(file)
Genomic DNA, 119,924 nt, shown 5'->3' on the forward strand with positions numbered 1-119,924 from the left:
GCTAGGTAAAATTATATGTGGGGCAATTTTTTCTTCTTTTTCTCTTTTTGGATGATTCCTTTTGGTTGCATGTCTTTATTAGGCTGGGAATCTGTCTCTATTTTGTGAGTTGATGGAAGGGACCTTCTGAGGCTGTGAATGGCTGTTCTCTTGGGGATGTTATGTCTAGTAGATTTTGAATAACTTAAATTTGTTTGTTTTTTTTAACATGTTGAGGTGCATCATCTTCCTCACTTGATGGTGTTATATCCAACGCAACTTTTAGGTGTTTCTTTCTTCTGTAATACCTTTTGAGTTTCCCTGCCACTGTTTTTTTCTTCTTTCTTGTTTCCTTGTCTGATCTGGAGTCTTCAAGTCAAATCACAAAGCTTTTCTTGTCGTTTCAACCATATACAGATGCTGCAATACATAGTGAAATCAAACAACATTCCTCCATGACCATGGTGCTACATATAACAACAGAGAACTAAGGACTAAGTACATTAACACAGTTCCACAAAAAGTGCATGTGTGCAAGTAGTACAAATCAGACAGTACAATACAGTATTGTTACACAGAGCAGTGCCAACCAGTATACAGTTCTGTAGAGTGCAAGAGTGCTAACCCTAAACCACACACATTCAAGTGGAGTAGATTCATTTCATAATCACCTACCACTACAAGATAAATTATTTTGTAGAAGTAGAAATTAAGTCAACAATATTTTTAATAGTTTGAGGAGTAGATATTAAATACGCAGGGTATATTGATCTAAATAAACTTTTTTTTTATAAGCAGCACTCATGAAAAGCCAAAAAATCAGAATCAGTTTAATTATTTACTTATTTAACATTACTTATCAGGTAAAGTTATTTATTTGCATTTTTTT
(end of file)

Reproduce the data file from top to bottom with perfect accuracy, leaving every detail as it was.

Genomic DNA, 119,924 nt, shown 5'->3' on the forward strand with positions numbered 1-119,924 from the left:
GCTAGGTAAAATTATATGTGGGGCAATTTTTTCTTCTTTTTCTCTTTTTGGATGATTCCTTTTGGTTGCATGTCTTTATTAGGCTGGGAATCTGTCTCTATTTTGTGAGTTGATGGAAGGGACCTTCTGAGGCTGTGAATGGCTGTTCTCTTGGGGATGTTATGTCTAGTAGATTTTGAATAACTTAAATTTGTTTGTTTTTTTTAACATGTTGAGGTGCATCATCTTCCTCACTTGATGGTGTTATATCCAACGCAACTTTTAGGTGTTTCTTTCTTCTGTAATACCTTTTGAGTTTCCCTGCCACTGTTTTTTTCTTCTTTCTTGTTTCCTTGTCTGATCTGGAGTCTTCAAGTCAAATCACAAAGCTTTTCTTGTCGTTTCAACCATATACAGATGCTGCAATACATAGTGAAATCAAACAACATTCCTCCATGACCATGGTGCTACATATAACAACAGAGAACTAAGGACTAAGTACATTAACACAGTTCCACAAAAAGTGCATGTGTGCAAGTAGTACAAATCAGACAGTACAATACAGTATTGTTACACAGAGCAGTGCCAACCAGTATACAGTTCTGTAGAGTGCAAGAGTGCTAACCCTAAACCACACACATTCAAGTGGAGTAGATTCATTTCATAATCACCTACCACTACAAGATAAATTATTTTGTAGAAGTAGAAATTAAGTCAACAATATTTTTAATAGTTTGAGGAGTAGATATTAAATACGCAGGGTATATTGATCTAAATAAACTTTTTTTTTATAAGCAGCACTCATGAAAAGCCAAAAAATCAGAATCAGTTTAATTATTTACTTATTTAACATTACTTATCAGGTAAAGTTATTTATTTGCATTTTTTT